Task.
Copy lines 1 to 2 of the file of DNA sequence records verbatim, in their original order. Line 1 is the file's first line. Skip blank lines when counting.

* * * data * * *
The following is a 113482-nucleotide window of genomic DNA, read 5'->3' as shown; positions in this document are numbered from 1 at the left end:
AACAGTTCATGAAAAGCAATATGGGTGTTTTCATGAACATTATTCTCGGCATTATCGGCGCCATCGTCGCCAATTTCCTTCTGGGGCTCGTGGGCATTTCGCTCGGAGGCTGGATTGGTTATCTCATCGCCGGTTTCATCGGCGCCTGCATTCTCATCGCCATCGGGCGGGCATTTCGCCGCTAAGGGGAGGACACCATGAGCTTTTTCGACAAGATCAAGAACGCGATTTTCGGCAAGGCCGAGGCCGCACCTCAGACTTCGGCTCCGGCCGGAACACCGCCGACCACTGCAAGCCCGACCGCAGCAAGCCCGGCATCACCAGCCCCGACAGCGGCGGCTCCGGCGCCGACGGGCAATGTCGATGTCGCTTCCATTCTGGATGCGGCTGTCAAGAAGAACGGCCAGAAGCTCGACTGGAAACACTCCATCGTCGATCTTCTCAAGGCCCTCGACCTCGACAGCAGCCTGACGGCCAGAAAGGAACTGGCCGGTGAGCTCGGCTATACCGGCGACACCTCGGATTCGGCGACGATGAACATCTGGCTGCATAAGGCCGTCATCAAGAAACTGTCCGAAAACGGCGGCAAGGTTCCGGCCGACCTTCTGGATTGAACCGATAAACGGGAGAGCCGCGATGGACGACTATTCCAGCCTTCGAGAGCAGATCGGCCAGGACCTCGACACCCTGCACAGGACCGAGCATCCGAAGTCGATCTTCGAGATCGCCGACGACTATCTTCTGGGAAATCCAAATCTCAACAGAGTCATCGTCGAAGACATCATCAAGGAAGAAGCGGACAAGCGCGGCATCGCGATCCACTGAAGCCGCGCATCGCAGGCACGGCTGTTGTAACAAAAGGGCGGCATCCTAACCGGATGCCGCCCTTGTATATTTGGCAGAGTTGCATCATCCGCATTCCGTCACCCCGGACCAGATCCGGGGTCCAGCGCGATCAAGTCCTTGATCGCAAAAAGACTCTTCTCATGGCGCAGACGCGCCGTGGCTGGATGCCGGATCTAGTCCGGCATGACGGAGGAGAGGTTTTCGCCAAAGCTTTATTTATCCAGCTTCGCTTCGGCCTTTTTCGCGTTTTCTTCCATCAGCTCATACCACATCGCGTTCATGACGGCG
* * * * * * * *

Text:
The following is a 113482-nucleotide window of genomic DNA, read 5'->3' as shown; positions in this document are numbered from 1 at the left end:
AACAGTTCATGAAAAGCAATATGGGTGTTTTCATGAACATTATTCTCGGCATTATCGGCGCCATCGTCGCCAATTTCCTTCTGGGGCTCGTGGGCATTTCGCTCGGAGGCTGGATTGGTTATCTCATCGCCGGTTTCATCGGCGCCTGCATTCTCATCGCCATCGGGCGGGCATTTCGCCGCTAAGGGGAGGACACCATGAGCTTTTTCGACAAGATCAAGAACGCGATTTTCGGCAAGGCCGAGGCCGCACCTCAGACTTCGGCTCCGGCCGGAACACCGCCGACCACTGCAAGCCCGACCGCAGCAAGCCCGGCATCACCAGCCCCGACAGCGGCGGCTCCGGCGCCGACGGGCAATGTCGATGTCGCTTCCATTCTGGATGCGGCTGTCAAGAAGAACGGCCAGAAGCTCGACTGGAAACACTCCATCGTCGATCTTCTCAAGGCCCTCGACCTCGACAGCAGCCTGACGGCCAGAAAGGAACTGGCCGGTGAGCTCGGCTATACCGGCGACACCTCGGATTCGGCGACGATGAACATCTGGCTGCATAAGGCCGTCATCAAGAAACTGTCCGAAAACGGCGGCAAGGTTCCGGCCGACCTTCTGGATTGAACCGATAAACGGGAGAGCCGCGATGGACGACTATTCCAGCCTTCGAGAGCAGATCGGCCAGGACCTCGACACCCTGCACAGGACCGAGCATCCGAAGTCGATCTTCGAGATCGCCGACGACTATCTTCTGGGAAATCCAAATCTCAACAGAGTCATCGTCGAAGACATCATCAAGGAAGAAGCGGACAAGCGCGGCATCGCGATCCACTGAAGCCGCGCATCGCAGGCACGGCTGTTGTAACAAAAGGGCGGCATCCTAACCGGATGCCGCCCTTGTATATTTGGCAGAGTTGCATCATCCGCATTCCGTCACCCCGGACCAGATCCGGGGTCCAGCGCGATCAAGTCCTTGATCGCAAAAAGACTCTTCTCATGGCGCAGACGCGCCGTGGCTGGATGCCGGATCTAGTCCGGCATGACGGAGGAGAGGTTTTCGCCAAAGCTTTATTTATCCAGCTTCGCTTCGGCCTTTTTCGCGTTTTCTTCCATCAGCTCATACCACATCGCGTTCATGACGGCG